“Building Future Markets:” A Wharton Entrepreneurship Course Taught in Cape Town, South Africa

By Clare Leinweber, Senior Associate Director, Wharton Entrepreneurship

Cape Town MacWharton’s Global Modular Course on Building Future Markets was taught for the third year in a row by Professor Ian MacMillan over Penn’s spring break in Cape Town, South Africa.  The entrepreneurship course is focused on how to enter, and in many cases actually create, markets in countries that are poised for growth.  One of thirteen Global Modular Courses offered by Wharton in 2012-2013, Building Future Markets enrolled Wharton students from the traditional full-time MBA program and the Wharton MBA Program for Executives (from both the Philadelphia and San Francisco campuses). These Wharton students were joined by twelve MBAs from The University of Stellenbosch Business School (USB). Mixing these diverse students greatly enhanced the learning experience.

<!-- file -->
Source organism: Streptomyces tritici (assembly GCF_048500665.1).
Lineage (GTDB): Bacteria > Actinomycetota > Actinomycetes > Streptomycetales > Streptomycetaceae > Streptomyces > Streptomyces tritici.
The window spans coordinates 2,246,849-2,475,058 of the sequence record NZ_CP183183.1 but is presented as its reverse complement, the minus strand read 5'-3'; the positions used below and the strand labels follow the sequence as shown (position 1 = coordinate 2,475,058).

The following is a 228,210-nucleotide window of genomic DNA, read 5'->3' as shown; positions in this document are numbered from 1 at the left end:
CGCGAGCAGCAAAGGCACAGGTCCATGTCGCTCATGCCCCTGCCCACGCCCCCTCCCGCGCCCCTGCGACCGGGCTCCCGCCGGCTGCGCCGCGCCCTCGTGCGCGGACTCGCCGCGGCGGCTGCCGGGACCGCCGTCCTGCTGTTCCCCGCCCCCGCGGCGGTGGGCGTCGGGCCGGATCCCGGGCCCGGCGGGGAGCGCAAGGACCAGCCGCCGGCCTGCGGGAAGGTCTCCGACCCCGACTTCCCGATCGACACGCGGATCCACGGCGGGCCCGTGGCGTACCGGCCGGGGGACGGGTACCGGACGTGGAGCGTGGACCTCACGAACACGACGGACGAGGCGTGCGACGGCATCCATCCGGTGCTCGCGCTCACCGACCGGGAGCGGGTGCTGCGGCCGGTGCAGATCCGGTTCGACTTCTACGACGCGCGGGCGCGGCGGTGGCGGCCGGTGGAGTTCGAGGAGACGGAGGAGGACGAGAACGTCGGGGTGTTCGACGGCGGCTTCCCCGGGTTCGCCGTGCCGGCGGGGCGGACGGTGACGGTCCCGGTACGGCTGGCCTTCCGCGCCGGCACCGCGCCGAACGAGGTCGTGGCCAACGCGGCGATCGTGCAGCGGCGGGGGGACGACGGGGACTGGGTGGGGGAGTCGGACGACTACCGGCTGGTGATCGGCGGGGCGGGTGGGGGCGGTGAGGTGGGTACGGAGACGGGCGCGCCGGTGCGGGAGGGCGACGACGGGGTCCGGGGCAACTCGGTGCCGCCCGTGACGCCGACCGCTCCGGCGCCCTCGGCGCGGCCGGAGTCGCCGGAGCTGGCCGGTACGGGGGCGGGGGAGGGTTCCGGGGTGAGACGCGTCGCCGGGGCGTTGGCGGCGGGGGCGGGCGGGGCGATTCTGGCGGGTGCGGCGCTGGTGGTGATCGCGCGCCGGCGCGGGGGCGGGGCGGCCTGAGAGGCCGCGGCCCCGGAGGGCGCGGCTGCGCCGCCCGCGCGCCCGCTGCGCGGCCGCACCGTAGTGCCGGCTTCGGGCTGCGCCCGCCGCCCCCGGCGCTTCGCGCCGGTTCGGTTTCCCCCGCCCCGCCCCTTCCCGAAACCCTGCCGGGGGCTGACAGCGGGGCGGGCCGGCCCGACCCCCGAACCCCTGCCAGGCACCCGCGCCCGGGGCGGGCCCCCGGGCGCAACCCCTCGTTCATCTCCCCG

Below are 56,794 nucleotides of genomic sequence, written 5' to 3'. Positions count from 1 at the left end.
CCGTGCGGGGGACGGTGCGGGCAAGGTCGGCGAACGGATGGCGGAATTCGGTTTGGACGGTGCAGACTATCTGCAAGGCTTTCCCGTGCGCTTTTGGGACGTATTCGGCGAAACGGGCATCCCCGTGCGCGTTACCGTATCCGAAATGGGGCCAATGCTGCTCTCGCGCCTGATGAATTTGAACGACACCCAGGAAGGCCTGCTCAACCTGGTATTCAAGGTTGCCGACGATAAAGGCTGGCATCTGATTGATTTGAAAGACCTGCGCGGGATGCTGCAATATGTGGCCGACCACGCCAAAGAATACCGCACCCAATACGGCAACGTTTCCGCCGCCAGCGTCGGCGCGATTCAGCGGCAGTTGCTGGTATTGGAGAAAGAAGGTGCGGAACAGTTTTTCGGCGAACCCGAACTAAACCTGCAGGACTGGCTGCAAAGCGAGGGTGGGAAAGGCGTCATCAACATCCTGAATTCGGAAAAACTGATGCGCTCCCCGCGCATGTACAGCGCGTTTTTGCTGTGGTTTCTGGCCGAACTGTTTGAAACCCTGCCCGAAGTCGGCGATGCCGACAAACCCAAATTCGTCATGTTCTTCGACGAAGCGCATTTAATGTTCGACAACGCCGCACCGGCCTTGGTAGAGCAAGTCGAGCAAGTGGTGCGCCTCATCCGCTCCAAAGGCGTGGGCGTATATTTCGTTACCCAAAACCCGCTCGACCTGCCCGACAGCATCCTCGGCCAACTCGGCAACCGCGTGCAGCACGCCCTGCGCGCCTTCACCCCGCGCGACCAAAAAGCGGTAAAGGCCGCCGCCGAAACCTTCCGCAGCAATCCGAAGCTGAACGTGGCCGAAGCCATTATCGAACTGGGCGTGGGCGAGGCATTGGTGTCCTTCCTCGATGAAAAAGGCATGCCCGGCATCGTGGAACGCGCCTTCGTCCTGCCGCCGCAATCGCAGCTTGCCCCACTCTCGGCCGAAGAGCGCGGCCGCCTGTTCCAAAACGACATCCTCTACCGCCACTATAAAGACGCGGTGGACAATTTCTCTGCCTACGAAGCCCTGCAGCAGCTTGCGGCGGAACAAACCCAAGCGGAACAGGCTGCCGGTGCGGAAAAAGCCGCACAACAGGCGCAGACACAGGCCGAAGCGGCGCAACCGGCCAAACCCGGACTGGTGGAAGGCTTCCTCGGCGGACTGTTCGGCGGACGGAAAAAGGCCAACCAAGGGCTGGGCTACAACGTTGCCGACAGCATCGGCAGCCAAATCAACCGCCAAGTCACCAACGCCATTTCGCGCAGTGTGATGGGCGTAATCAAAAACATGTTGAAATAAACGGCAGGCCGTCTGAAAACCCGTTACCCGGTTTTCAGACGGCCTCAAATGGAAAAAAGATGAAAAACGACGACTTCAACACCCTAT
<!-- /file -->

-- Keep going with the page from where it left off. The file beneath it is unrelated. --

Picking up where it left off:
Khayaletsha Township

The course included both faculty lectures and briefings by executives who have brought their firms into emerging markets such as India, China, South America, and Africa. 

During the course students learned how to:

  • Identify, evaluate and create future market opportunities.
  • Embrace uncertainty and manage risk in the creation of a market.
  • Plan and execute under uncertainty
  • Analyze and anticipate the sociopolitical challenges of new market creation.

Cape Town Harbor

The guest speakers in this year’s course were memorable. Among them were Richard Lord, Founder of Rothesay, who discussed his early entrepreneurial experience in the telecom industry; Hein Koegelenberg, CEO of La Motte wine estate and Leopard’s Leap Wines, who discussed bringing South African wines to the Chinese market; and Photy Tzelios, Director of Supply Chain Management for Shoprite, who discussed the company’s challenges in opening up African markets for the grocery store chain.

Across these diverse industries and countries, the advice to students was remarkably consistent: Understand the cultural nuances of the country you are entering; develop trustworthy local partnerships; be patient and listen; understand the regulations and work systematically within them; and use utmost caution in countries where bribes are common.

The students are currently completing their group projects–developing a “future market creation plan” for launching a venture in an emerging market. These mixed project teams will surely develop an eclectic and interesting range of new ideas.

Cape Town Lunch